Internet shutdowns are human rights violations
Most occur at times when people’s voices are most critical for democracy, such as protests and elections
The Collaboration on International ICT Policy for East and Southern Africa (CIPESA (https://cipesa.org/?wpfb_dl=283)) report on Despots and Disruption (https://cipesa.org/?wpfb_dl=283) defines an internet shutdown as “the intentional blockage of access to the internet or sections of the internet such as social media platforms. Internet disruptions ordered by governments eager to disrupt communications and curtail citizens’ access to information to limit what the citizens can see, do or communicate.” CIPESA aims to enable policymakers to understand digital technologies and for various stakeholders to use these technologies to improve governance and livelihoods.
Tomiwa IIori, a researcher at the Centre of Human Rights (https://www.chr.up.ac.za/), says most internet shutdowns occur during protests and elections. He explains that governments claim the shutting down of the internet is in the interest of the public or a response to threats to public security such as civil unrest. IIori says governments use shutdowns “as a pretext to hide gross violations of human rights”.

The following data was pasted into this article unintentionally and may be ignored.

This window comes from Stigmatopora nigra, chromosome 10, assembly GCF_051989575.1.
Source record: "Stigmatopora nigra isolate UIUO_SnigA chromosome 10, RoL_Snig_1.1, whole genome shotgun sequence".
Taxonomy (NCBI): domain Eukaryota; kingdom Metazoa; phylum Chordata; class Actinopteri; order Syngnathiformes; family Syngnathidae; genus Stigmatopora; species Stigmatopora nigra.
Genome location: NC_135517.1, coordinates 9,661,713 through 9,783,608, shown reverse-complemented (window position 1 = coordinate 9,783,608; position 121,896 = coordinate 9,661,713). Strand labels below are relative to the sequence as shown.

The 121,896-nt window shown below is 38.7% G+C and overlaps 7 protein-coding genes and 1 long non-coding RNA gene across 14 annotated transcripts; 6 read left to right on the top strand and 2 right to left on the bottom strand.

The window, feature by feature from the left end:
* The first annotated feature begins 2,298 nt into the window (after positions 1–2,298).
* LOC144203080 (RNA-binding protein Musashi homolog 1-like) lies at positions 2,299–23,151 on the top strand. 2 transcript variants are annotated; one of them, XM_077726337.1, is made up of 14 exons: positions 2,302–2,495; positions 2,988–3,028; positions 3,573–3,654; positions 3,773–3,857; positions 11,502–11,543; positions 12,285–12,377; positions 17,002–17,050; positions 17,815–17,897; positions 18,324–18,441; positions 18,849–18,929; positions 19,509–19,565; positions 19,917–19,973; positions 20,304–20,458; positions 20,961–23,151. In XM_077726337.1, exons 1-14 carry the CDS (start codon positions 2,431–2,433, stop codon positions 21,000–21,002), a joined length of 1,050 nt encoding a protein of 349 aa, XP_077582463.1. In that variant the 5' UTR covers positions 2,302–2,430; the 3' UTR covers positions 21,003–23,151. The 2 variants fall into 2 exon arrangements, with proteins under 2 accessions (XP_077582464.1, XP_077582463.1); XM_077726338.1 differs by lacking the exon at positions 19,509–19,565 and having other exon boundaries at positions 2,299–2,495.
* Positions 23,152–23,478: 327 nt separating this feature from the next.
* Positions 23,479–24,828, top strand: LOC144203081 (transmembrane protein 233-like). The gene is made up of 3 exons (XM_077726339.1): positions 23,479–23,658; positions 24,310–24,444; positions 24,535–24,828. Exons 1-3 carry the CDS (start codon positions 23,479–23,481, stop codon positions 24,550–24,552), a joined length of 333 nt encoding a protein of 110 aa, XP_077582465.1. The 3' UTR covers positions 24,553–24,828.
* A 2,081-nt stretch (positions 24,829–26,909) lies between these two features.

Human rights violations are common in countries with long-serving rulers “who are clinging on to power. They find the power of the internet very invasive and threatening to their grasp of political power,” says IIori. The more authoritarian the system, the more likely the government is to shut down the internet during elections or political unrest...